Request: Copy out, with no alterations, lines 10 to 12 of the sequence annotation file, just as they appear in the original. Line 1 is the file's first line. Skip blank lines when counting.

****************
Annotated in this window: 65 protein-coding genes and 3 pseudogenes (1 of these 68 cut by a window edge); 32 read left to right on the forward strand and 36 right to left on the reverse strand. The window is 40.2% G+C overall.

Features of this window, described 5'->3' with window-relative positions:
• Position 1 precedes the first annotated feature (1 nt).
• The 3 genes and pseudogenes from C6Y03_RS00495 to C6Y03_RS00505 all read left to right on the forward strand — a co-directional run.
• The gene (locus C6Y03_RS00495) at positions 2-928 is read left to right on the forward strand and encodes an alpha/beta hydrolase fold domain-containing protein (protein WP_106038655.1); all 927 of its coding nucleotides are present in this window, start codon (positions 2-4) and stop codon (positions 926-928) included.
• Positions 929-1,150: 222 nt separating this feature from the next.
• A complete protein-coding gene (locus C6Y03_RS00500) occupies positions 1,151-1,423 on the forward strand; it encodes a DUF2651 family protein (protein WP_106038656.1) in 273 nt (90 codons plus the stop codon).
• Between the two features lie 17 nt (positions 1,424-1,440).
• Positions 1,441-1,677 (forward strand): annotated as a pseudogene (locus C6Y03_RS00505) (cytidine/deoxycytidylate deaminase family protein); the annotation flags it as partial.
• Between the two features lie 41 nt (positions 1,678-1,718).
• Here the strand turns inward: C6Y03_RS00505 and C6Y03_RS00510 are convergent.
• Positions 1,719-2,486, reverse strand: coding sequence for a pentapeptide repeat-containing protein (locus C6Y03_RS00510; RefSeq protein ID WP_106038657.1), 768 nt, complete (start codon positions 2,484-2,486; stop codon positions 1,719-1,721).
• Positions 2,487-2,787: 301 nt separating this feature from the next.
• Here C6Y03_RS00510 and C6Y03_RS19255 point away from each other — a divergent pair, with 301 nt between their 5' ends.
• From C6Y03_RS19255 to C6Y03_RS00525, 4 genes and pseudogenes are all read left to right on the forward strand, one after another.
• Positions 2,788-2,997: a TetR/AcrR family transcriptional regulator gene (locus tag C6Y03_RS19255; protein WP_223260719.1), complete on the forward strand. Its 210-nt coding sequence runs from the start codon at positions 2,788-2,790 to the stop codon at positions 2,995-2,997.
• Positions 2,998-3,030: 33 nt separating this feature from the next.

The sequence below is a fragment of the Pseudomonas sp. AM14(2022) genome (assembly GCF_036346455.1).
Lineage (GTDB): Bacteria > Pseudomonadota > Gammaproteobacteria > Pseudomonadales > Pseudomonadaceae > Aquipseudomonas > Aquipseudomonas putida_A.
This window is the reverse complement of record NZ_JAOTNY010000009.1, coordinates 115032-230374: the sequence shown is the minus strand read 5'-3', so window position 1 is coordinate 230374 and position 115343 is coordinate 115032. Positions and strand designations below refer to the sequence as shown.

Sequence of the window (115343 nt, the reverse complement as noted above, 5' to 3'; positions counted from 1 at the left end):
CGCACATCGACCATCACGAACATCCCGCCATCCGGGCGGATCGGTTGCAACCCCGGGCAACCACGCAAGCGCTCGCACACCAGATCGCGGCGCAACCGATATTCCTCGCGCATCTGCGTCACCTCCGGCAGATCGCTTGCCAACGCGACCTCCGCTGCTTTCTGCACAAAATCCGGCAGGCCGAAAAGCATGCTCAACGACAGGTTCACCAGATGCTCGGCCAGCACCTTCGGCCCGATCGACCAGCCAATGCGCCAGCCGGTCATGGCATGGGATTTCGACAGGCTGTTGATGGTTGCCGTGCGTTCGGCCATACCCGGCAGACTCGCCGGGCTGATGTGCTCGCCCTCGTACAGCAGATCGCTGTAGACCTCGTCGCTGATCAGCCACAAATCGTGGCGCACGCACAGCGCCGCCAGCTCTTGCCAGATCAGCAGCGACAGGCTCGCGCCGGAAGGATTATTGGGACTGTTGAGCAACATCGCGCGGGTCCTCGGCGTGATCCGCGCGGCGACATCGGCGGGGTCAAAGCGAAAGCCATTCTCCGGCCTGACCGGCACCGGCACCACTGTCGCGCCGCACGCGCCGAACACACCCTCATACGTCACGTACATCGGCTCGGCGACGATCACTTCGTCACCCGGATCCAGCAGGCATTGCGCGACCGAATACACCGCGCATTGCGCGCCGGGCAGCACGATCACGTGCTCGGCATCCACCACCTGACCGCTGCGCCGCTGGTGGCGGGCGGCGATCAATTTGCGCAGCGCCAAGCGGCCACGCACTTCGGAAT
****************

• Between the two features lie 41 nt (positions 1,678-1,718).
• Here the strand turns inward: C6Y03_RS00505 and C6Y03_RS00510 are convergent.
• Positions 1,719-2,486, reverse strand: coding sequence for a pentapeptide repeat-containing protein (locus C6Y03_RS00510; RefSeq protein ID WP_106038657.1), 768 nt, complete (start codon positions 2,484-2,486; stop codon positions 1,719-1,721).